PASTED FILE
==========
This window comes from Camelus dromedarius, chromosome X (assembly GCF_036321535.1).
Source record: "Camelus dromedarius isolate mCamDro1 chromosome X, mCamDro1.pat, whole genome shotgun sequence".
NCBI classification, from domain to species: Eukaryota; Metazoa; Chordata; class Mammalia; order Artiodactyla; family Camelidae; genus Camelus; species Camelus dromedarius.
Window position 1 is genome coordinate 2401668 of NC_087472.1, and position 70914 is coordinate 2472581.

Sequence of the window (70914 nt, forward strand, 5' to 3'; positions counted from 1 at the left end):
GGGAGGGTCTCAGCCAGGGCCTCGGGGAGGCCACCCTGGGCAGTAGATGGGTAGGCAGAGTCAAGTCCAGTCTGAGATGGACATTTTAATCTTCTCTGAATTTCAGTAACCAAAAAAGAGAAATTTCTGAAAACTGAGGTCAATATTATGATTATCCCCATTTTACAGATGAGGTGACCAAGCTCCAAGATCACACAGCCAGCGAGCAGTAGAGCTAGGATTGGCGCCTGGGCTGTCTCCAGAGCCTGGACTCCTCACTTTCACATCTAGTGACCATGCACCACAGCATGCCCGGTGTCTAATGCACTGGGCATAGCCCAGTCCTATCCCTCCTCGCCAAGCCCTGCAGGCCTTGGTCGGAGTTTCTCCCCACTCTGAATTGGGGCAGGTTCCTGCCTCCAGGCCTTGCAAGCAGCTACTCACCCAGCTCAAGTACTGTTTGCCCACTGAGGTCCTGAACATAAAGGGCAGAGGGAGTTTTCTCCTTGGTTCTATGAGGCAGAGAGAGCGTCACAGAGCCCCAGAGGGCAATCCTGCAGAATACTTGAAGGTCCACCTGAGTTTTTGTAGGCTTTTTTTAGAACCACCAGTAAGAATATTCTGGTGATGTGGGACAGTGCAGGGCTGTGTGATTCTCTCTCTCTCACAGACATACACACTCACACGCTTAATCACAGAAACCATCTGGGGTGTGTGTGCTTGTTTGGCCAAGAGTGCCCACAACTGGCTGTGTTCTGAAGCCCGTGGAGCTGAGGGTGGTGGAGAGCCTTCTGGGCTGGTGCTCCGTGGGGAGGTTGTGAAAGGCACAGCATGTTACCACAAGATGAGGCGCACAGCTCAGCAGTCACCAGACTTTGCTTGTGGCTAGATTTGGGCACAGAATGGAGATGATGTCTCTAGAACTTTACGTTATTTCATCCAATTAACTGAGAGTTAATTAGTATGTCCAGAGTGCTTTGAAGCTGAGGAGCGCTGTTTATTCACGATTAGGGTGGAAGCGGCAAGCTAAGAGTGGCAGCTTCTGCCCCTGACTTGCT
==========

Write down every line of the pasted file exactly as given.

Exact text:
This window comes from Camelus dromedarius, chromosome X (assembly GCF_036321535.1).
Source record: "Camelus dromedarius isolate mCamDro1 chromosome X, mCamDro1.pat, whole genome shotgun sequence".
NCBI classification, from domain to species: Eukaryota; Metazoa; Chordata; class Mammalia; order Artiodactyla; family Camelidae; genus Camelus; species Camelus dromedarius.
Window position 1 is genome coordinate 2401668 of NC_087472.1, and position 70914 is coordinate 2472581.

Sequence of the window (70914 nt, forward strand, 5' to 3'; positions counted from 1 at the left end):
GGGAGGGTCTCAGCCAGGGCCTCGGGGAGGCCACCCTGGGCAGTAGATGGGTAGGCAGAGTCAAGTCCAGTCTGAGATGGACATTTTAATCTTCTCTGAATTTCAGTAACCAAAAAAGAGAAATTTCTGAAAACTGAGGTCAATATTATGATTATCCCCATTTTACAGATGAGGTGACCAAGCTCCAAGATCACACAGCCAGCGAGCAGTAGAGCTAGGATTGGCGCCTGGGCTGTCTCCAGAGCCTGGACTCCTCACTTTCACATCTAGTGACCATGCACCACAGCATGCCCGGTGTCTAATGCACTGGGCATAGCCCAGTCCTATCCCTCCTCGCCAAGCCCTGCAGGCCTTGGTCGGAGTTTCTCCCCACTCTGAATTGGGGCAGGTTCCTGCCTCCAGGCCTTGCAAGCAGCTACTCACCCAGCTCAAGTACTGTTTGCCCACTGAGGTCCTGAACATAAAGGGCAGAGGGAGTTTTCTCCTTGGTTCTATGAGGCAGAGAGAGCGTCACAGAGCCCCAGAGGGCAATCCTGCAGAATACTTGAAGGTCCACCTGAGTTTTTGTAGGCTTTTTTTAGAACCACCAGTAAGAATATTCTGGTGATGTGGGACAGTGCAGGGCTGTGTGATTCTCTCTCTCTCACAGACATACACACTCACACGCTTAATCACAGAAACCATCTGGGGTGTGTGTGCTTGTTTGGCCAAGAGTGCCCACAACTGGCTGTGTTCTGAAGCCCGTGGAGCTGAGGGTGGTGGAGAGCCTTCTGGGCTGGTGCTCCGTGGGGAGGTTGTGAAAGGCACAGCATGTTACCACAAGATGAGGCGCACAGCTCAGCAGTCACCAGACTTTGCTTGTGGCTAGATTTGGGCACAGAATGGAGATGATGTCTCTAGAACTTTACGTTATTTCATCCAATTAACTGAGAGTTAATTAGTATGTCCAGAGTGCTTTGAAGCTGAGGAGCGCTGTTTATTCACGATTAGGGTGGAAGCGGCAAGCTAAGAGTGGCAGCTTCTGCCCCTGACTTGCT